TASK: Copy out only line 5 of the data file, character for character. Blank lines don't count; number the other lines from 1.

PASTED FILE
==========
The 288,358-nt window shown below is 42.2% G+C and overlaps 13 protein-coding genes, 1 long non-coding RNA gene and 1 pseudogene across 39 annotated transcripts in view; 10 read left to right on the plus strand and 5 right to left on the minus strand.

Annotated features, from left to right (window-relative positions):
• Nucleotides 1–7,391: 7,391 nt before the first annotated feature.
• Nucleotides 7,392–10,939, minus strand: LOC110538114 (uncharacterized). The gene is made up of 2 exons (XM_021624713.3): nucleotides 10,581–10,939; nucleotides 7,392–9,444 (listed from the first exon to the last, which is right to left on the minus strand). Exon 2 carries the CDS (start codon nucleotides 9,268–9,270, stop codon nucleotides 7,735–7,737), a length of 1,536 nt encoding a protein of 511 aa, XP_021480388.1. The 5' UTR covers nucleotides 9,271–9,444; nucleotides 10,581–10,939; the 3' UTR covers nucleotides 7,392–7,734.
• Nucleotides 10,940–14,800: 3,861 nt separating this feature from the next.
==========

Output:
• Nucleotides 10,940–14,800: 3,861 nt separating this feature from the next.